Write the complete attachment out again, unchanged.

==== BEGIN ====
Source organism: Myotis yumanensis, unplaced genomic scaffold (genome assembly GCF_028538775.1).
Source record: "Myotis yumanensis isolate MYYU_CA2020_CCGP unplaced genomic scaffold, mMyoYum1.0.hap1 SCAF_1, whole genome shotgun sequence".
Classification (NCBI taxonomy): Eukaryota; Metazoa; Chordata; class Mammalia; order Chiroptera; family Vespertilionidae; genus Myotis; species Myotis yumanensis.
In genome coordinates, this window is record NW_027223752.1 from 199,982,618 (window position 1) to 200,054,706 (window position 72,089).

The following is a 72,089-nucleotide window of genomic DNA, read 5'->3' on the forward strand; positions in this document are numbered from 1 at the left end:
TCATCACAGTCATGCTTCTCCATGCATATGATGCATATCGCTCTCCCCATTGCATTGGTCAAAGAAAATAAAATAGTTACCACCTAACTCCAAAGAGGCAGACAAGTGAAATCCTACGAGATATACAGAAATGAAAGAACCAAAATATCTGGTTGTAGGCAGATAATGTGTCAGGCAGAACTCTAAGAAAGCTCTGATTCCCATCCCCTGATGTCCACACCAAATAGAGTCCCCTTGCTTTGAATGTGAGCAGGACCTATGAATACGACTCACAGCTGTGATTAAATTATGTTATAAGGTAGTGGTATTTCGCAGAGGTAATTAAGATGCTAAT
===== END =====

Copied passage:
Source organism: Myotis yumanensis, unplaced genomic scaffold (genome assembly GCF_028538775.1).
Source record: "Myotis yumanensis isolate MYYU_CA2020_CCGP unplaced genomic scaffold, mMyoYum1.0.hap1 SCAF_1, whole genome shotgun sequence".
Classification (NCBI taxonomy): Eukaryota; Metazoa; Chordata; class Mammalia; order Chiroptera; family Vespertilionidae; genus Myotis; species Myotis yumanensis.
In genome coordinates, this window is record NW_027223752.1 from 199,982,618 (window position 1) to 200,054,706 (window position 72,089).

The following is a 72,089-nucleotide window of genomic DNA, read 5'->3' on the forward strand; positions in this document are numbered from 1 at the left end:
TCATCACAGTCATGCTTCTCCATGCATATGATGCATATCGCTCTCCCCATTGCATTGGTCAAAGAAAATAAAATAGTTACCACCTAACTCCAAAGAGGCAGACAAGTGAAATCCTACGAGATATACAGAAATGAAAGAACCAAAATATCTGGTTGTAGGCAGATAATGTGTCAGGCAGAACTCTAAGAAAGCTCTGATTCCCATCCCCTGATGTCCACACCAAATAGAGTCCCCTTGCTTTGAATGTGAGCAGGACCTATGAATACGACTCACAGCTGTGATTAAATTATGTTATAAGGTAGTGGTATTTCGCAGAGGTAATTAAGATGCTAAT